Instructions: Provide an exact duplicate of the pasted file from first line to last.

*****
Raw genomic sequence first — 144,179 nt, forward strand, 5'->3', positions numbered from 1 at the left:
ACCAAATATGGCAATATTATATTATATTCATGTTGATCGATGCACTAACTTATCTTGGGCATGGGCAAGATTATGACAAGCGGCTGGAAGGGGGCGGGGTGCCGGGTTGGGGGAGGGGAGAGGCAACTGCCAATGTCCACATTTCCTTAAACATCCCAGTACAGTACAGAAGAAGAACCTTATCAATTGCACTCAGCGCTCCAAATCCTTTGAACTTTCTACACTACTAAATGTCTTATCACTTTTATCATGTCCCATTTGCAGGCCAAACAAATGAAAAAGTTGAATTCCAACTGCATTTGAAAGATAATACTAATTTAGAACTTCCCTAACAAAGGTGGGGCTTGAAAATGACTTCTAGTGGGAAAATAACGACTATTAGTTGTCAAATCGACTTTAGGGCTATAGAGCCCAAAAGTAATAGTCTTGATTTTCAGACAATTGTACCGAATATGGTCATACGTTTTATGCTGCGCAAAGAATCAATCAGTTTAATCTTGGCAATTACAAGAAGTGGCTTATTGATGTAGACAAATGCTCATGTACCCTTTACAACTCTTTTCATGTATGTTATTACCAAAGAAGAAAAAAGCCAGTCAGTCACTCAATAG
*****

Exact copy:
Raw genomic sequence first — 144,179 nt, forward strand, 5'->3', positions numbered from 1 at the left:
ACCAAATATGGCAATATTATATTATATTCATGTTGATCGATGCACTAACTTATCTTGGGCATGGGCAAGATTATGACAAGCGGCTGGAAGGGGGCGGGGTGCCGGGTTGGGGGAGGGGAGAGGCAACTGCCAATGTCCACATTTCCTTAAACATCCCAGTACAGTACAGAAGAAGAACCTTATCAATTGCACTCAGCGCTCCAAATCCTTTGAACTTTCTACACTACTAAATGTCTTATCACTTTTATCATGTCCCATTTGCAGGCCAAACAAATGAAAAAGTTGAATTCCAACTGCATTTGAAAGATAATACTAATTTAGAACTTCCCTAACAAAGGTGGGGCTTGAAAATGACTTCTAGTGGGAAAATAACGACTATTAGTTGTCAAATCGACTTTAGGGCTATAGAGCCCAAAAGTAATAGTCTTGATTTTCAGACAATTGTACCGAATATGGTCATACGTTTTATGCTGCGCAAAGAATCAATCAGTTTAATCTTGGCAATTACAAGAAGTGGCTTATTGATGTAGACAAATGCTCATGTACCCTTTACAACTCTTTTCATGTATGTTATTACCAAAGAAGAAAAAAGCCAGTCAGTCACTCAATAG